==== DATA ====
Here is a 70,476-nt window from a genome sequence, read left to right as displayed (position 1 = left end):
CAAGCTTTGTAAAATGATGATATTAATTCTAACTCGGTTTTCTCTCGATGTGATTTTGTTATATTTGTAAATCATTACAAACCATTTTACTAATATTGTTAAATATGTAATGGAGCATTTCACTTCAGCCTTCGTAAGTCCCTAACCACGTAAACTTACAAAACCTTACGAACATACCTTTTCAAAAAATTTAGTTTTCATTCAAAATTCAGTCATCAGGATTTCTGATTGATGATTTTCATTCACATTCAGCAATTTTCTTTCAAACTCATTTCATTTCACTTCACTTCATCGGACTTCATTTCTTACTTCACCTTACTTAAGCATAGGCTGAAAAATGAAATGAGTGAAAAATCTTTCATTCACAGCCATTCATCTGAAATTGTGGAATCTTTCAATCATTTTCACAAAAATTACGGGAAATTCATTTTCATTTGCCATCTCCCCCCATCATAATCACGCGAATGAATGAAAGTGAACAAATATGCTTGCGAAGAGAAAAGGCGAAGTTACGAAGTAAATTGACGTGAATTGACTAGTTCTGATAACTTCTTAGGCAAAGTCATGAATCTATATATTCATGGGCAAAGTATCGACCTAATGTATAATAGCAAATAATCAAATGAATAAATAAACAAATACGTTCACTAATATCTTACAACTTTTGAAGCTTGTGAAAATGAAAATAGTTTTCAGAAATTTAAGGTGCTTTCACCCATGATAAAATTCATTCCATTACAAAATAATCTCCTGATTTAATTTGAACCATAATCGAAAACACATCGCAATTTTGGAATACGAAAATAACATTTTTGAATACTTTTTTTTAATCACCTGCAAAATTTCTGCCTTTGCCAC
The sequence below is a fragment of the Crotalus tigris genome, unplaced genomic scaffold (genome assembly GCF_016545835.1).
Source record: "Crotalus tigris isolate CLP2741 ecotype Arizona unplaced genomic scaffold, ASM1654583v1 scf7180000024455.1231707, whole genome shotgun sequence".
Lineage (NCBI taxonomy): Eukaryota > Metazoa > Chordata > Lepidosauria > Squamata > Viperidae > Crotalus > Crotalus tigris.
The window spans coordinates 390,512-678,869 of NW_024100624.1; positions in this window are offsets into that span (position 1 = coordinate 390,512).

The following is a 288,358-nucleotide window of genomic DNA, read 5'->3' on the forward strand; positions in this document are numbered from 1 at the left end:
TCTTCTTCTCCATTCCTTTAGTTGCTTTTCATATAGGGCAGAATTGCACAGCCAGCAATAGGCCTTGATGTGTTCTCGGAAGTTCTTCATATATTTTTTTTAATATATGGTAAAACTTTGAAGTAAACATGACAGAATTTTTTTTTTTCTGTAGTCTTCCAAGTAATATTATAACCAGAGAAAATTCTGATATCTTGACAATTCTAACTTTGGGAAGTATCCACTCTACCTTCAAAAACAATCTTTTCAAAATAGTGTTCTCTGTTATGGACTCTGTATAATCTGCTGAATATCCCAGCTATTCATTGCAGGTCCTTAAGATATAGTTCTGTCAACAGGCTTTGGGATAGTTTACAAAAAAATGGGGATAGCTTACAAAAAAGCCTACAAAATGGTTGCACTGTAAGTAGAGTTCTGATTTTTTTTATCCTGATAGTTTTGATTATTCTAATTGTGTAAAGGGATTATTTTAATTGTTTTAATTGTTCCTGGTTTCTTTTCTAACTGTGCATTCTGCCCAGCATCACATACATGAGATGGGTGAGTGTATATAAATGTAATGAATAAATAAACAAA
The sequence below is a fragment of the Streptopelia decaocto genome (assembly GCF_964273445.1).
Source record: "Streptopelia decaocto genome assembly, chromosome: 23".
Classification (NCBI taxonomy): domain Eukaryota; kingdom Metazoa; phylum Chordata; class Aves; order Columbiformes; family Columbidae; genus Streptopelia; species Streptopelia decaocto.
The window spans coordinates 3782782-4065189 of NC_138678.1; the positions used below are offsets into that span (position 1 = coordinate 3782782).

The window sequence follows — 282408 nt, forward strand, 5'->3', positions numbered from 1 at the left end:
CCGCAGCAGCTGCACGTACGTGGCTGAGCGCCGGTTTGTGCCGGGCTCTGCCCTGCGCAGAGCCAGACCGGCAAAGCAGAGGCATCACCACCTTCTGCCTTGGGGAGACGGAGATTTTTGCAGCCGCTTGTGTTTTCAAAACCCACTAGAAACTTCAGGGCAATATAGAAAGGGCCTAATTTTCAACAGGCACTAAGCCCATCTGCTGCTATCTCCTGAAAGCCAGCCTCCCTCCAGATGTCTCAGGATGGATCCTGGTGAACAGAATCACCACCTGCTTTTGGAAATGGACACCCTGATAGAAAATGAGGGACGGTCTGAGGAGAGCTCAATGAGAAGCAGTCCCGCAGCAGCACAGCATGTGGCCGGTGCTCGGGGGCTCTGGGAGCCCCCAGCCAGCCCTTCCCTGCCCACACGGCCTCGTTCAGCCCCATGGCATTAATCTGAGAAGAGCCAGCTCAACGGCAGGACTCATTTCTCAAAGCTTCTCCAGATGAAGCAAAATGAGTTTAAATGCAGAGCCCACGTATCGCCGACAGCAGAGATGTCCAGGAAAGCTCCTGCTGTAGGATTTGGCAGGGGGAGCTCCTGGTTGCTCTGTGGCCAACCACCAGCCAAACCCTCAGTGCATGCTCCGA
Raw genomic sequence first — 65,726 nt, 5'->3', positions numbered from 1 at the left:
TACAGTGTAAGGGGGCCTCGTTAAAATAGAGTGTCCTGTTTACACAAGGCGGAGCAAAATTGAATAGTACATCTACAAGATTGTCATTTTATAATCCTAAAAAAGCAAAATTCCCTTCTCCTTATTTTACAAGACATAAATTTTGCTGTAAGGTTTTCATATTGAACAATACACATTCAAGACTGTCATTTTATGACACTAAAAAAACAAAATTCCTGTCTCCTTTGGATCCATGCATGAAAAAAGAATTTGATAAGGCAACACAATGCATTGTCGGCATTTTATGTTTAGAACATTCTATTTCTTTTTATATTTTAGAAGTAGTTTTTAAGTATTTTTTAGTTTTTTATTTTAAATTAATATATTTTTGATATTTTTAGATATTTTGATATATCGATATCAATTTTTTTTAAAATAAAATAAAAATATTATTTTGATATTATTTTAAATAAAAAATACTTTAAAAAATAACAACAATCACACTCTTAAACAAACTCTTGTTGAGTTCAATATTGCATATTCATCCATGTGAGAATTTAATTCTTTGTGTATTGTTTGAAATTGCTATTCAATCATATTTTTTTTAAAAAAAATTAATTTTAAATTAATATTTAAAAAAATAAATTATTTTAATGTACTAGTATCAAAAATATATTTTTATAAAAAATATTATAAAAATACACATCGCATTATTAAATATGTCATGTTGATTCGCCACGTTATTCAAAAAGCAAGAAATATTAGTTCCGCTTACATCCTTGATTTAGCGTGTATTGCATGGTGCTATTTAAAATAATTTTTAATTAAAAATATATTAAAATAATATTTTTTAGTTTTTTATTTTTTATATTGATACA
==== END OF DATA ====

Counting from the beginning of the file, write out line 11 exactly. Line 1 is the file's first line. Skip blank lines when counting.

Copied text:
Classification (NCBI taxonomy): domain Eukaryota; kingdom Metazoa; phylum Chordata; class Aves; order Columbiformes; family Columbidae; genus Streptopelia; species Streptopelia decaocto.